Ukrainian soldiers have found ancient ceramic amphoras dating back to the 5th century AD while digging trenches to fight the Russian troops.
The 126th separate brigade of the Odessa Defence Forces found the ancient artefacts while digging defences around the port city of Odessa on the Black Sea Coast in southern Ukraine.
Servicemen found the amphoras – which date back to the 4th or 5th centuries AD – while carrying out fortification works in the war-torn region.
The amphoras were shown to the brigade’s commander who decided they needed to be preserved for future generations to see.
According to the brigade, the artefacts were handed over to experts at the Odessa Archaeological Museum, one of the oldest in the country, to be added to their collection.
The 126th separate brigade of the Odessa Defence Forces said: “In one of the brigade’s structural units, during fortification work, soldiers found ancient amphoras dating back to about 4-5 centuries AD.
“By the decision of the commander of 126 obr tro, ancient artefacts were handed over to the staff of the Odessa Archaeological Museum of the UN of Ukraine, who promised to add them to the large collection of the museum.”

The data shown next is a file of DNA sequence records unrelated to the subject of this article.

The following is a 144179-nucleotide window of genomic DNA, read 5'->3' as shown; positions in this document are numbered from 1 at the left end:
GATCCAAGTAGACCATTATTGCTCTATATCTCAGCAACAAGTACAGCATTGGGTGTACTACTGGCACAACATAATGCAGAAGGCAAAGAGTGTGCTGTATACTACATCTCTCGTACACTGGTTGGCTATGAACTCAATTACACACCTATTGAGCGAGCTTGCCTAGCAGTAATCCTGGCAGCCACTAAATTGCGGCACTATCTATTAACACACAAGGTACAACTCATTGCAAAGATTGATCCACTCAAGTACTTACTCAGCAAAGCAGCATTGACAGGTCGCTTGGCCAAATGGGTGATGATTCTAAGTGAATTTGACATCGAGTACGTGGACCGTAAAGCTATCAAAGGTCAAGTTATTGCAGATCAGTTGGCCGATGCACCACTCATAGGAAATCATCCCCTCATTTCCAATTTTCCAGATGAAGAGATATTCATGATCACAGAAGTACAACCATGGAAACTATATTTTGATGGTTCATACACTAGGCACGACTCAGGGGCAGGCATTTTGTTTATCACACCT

Russian troops invaded Ukraine on 24th February in what the Kremlin is still calling a “special military operation”. Today marks the 82nd day of the campaign.
Last week, UK Foreign Secretary Liz Truss said Russian President Vladimir Putin is “humiliating himself on the world stage”.
She called for tougher sanctions on Russia and said they should not be relaxed until the last Russian troop departs Ukraine.
Meanwhile, Russia is expected to up its bombardment of the Azovstal steelworks now that all civilians have been evacuated from there, say the Ukrainian Armed Forces.
The plant is the last area of the strategic port city of Mariupol not under Russian control.
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